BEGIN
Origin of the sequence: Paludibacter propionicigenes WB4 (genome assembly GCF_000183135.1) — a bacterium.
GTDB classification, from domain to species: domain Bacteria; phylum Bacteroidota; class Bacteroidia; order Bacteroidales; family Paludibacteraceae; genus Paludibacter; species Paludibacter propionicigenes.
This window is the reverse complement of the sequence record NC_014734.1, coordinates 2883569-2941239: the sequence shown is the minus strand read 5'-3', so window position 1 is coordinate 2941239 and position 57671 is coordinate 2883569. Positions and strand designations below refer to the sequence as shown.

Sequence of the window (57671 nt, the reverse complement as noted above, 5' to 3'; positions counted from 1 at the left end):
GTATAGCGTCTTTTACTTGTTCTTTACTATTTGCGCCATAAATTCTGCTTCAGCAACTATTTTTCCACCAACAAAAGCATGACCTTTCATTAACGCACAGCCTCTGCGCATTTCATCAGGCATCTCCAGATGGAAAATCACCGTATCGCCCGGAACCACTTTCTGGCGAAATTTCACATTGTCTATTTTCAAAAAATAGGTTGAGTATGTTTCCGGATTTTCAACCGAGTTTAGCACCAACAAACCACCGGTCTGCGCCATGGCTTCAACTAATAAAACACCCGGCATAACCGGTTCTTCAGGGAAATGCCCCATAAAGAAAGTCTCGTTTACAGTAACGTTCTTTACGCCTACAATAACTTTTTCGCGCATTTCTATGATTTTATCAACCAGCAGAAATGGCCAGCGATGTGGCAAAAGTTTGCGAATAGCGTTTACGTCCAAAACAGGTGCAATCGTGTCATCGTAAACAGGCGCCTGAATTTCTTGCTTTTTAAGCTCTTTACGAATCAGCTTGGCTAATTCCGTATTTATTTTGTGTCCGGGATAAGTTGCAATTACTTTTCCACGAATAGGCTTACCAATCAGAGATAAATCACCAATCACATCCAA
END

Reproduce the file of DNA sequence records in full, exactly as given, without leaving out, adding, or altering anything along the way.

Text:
Origin of the sequence: Paludibacter propionicigenes WB4 (genome assembly GCF_000183135.1) — a bacterium.
GTDB classification, from domain to species: domain Bacteria; phylum Bacteroidota; class Bacteroidia; order Bacteroidales; family Paludibacteraceae; genus Paludibacter; species Paludibacter propionicigenes.
This window is the reverse complement of the sequence record NC_014734.1, coordinates 2883569-2941239: the sequence shown is the minus strand read 5'-3', so window position 1 is coordinate 2941239 and position 57671 is coordinate 2883569. Positions and strand designations below refer to the sequence as shown.

Sequence of the window (57671 nt, the reverse complement as noted above, 5' to 3'; positions counted from 1 at the left end):
GTATAGCGTCTTTTACTTGTTCTTTACTATTTGCGCCATAAATTCTGCTTCAGCAACTATTTTTCCACCAACAAAAGCATGACCTTTCATTAACGCACAGCCTCTGCGCATTTCATCAGGCATCTCCAGATGGAAAATCACCGTATCGCCCGGAACCACTTTCTGGCGAAATTTCACATTGTCTATTTTCAAAAAATAGGTTGAGTATGTTTCCGGATTTTCAACCGAGTTTAGCACCAACAAACCACCGGTCTGCGCCATGGCTTCAACTAATAAAACACCCGGCATAACCGGTTCTTCAGGGAAATGCCCCATAAAGAAAGTCTCGTTTACAGTAACGTTCTTTACGCCTACAATAACTTTTTCGCGCATTTCTATGATTTTATCAACCAGCAGAAATGGCCAGCGATGTGGCAAAAGTTTGCGAATAGCGTTTACGTCCAAAACAGGTGCAATCGTGTCATCGTAAACAGGCGCCTGAATTTCTTGCTTTTTAAGCTCTTTACGAATCAGCTTGGCTAATTCCGTATTTATTTTGTGTCCGGGATAAGTTGCAATTACTTTTCCACGAATAGGCTTACCAATCAGAGATAAATCACCAATCACATCCAA